Beginner’s Guide to Different Types of Broadband Connections
Finding the right broadband deal is often anything but simple. While you might think that it’s as easy as finding the best price, often this can leave you with a slow download speed, constricting usage limits or a contract that’s far more difficult to get out of than it should be.
Price aside, there’s also the multitude of connection types to consider, each of which will be able to support different download speeds and browsing capabilities. As your broadband connection should meet your specific needs, you will need to consider which type will be most suitable for you and what you use the internet for. This way you can avoid the hassle of either overpaying, or finding that your monthly allowance restricts your household usage.
Which Type of Broadband Connecting Is Best?
Currently, broadband accounts for nearly all domestic internet connections in the UK, with OSN figures revealing that broadband accounts for 98% of connections. With around 99% of adults using the internet daily, often to stream videos of play games online, it’s safe to say that our appetite for data has increased exponentially.
Whether you are a keen gamer or someone who simply enjoys streaming their favourite movies and TV shows, the big question which type of connection will be best suited to meet your needs?
Fibre-optic broadband is quickly becoming the most common type of connection. Using fibre optics rather than traditional copper wires, this type of connection can support far greater internet speeds which won’t be at risk of slowing down over long distance in the same way as a traditional broadband connection.
This is because a standard ADSL connection speed can vary depending on your location’s proximity to the exchange, something that you do not have to worry about with a superfast fibre optic connection.
Generally speaking, a superfast fibre optic connection is best for a household with multiple occupants, otherwise you will likely be overpaying for an internet connection that you won’t fully utilise.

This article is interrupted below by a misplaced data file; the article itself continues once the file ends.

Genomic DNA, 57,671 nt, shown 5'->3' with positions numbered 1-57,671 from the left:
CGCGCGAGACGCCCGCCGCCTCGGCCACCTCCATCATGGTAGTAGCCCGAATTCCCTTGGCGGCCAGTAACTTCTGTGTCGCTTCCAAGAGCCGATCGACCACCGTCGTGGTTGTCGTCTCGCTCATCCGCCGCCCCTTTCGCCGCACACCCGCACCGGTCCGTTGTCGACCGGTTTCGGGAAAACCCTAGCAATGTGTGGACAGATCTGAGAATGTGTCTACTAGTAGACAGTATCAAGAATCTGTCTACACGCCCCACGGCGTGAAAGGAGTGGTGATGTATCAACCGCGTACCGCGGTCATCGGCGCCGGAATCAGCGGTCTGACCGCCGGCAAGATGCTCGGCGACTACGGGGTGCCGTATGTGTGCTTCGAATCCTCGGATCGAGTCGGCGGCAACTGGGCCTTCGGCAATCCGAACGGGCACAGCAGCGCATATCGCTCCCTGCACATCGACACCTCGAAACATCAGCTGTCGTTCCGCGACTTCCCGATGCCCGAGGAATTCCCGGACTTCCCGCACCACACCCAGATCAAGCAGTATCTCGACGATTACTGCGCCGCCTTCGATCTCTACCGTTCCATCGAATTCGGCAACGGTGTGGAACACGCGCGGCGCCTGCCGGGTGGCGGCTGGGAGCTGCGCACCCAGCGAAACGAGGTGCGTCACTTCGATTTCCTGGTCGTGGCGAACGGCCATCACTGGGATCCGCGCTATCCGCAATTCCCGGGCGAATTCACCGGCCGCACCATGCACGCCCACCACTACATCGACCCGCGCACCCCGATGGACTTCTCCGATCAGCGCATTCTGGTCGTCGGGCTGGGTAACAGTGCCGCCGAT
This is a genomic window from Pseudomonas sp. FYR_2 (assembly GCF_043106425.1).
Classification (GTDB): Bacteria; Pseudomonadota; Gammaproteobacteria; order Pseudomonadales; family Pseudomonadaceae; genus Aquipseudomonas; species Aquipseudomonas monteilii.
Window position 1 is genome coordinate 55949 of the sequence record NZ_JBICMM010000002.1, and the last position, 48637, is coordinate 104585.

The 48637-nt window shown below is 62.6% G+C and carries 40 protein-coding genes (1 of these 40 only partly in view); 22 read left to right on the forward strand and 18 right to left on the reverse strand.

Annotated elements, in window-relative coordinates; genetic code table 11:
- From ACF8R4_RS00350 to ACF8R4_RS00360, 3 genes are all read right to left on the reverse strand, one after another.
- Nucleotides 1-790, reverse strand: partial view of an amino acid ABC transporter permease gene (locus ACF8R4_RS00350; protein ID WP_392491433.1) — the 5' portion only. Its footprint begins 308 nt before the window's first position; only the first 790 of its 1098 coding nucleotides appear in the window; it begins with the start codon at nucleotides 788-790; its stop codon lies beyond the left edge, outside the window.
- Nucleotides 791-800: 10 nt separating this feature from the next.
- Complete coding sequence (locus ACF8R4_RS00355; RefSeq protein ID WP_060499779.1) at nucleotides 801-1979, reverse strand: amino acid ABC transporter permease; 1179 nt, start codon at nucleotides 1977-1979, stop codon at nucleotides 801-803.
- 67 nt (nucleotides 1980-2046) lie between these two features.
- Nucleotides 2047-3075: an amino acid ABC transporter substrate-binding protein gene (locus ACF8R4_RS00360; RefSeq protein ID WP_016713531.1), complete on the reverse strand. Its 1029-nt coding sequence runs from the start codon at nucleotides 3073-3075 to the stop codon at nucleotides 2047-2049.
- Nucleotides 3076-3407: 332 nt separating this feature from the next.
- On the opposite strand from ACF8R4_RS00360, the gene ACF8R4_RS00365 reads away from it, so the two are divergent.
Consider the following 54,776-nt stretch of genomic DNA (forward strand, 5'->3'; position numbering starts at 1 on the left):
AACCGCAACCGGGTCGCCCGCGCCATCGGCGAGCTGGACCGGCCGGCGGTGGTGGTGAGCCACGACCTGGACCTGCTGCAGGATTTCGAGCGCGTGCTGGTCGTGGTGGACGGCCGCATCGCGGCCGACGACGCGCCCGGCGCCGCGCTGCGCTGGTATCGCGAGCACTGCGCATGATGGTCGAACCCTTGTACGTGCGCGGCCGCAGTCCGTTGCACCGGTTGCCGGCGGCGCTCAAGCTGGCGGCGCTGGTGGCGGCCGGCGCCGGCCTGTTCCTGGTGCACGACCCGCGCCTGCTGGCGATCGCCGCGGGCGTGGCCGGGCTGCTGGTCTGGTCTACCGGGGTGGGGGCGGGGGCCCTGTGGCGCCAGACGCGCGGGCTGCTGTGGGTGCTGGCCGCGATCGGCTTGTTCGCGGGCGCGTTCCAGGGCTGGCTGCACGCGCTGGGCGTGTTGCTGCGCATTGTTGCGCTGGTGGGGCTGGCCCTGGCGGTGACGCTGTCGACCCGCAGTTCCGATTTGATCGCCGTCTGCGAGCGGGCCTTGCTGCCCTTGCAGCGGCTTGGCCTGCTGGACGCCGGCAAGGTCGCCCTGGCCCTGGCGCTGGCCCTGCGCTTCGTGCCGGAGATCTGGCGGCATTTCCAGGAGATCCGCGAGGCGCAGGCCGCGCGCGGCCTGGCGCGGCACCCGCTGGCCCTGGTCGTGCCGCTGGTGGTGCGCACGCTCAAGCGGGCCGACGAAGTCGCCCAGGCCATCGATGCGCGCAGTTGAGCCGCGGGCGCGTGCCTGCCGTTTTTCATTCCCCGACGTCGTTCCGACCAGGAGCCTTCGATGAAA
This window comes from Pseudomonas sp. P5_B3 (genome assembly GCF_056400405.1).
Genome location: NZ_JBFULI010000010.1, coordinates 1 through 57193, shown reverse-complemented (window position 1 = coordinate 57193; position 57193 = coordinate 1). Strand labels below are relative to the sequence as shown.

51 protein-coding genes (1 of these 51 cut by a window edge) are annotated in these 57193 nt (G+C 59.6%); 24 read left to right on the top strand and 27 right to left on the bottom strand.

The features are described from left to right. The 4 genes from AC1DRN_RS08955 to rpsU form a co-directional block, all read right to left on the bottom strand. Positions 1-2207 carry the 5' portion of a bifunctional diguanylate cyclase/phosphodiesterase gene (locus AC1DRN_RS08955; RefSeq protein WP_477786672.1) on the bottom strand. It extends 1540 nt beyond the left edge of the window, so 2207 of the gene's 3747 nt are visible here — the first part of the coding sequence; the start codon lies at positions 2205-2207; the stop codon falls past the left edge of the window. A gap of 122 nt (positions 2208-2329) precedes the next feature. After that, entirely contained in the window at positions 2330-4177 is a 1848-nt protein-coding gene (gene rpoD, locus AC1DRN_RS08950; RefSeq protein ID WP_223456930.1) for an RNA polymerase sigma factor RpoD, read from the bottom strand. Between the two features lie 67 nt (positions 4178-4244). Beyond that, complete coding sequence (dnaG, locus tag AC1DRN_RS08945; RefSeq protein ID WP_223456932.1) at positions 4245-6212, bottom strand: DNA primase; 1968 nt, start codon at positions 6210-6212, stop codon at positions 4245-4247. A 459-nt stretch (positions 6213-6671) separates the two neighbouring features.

ADSL connections remain the most popular type of internet connection for the time being, due to how long they have been around for. While this type of broadband connection is unlikely to offer you the fastest speeds, it is by no means slow and offers a perfectly acceptable and reliable service. Unlike fibre broadband, ADLS uses copper wires connected to the local telephone exchange to deliver you your connection. While it does make use of your home’s telephone connection, ADSL should not be confused with the now-defunct dial-up broadband.
Because it does use copper wires though, it is worth checking that speeds you can expect in your location as it may not be the same as the one advertised by the service provider. This is because copper wires cannot support the signal speed over long distances, causing them to drop if you do not live near a telephone exchange.
Currently the least widely adopted form of connection, it is estimated that by the end of next year, over 3 million homes will have switched over to a superfast broadband connection as our demand for data continues to grow. While the speed of this type of connection will likely be reflected in the price of contracts, it will likely be a justified cost for many.
Ultrafast broadband promises to do away with the need for copper wiring, instead using fibre optic cables to directly connect your household to the nearest telephone exchange.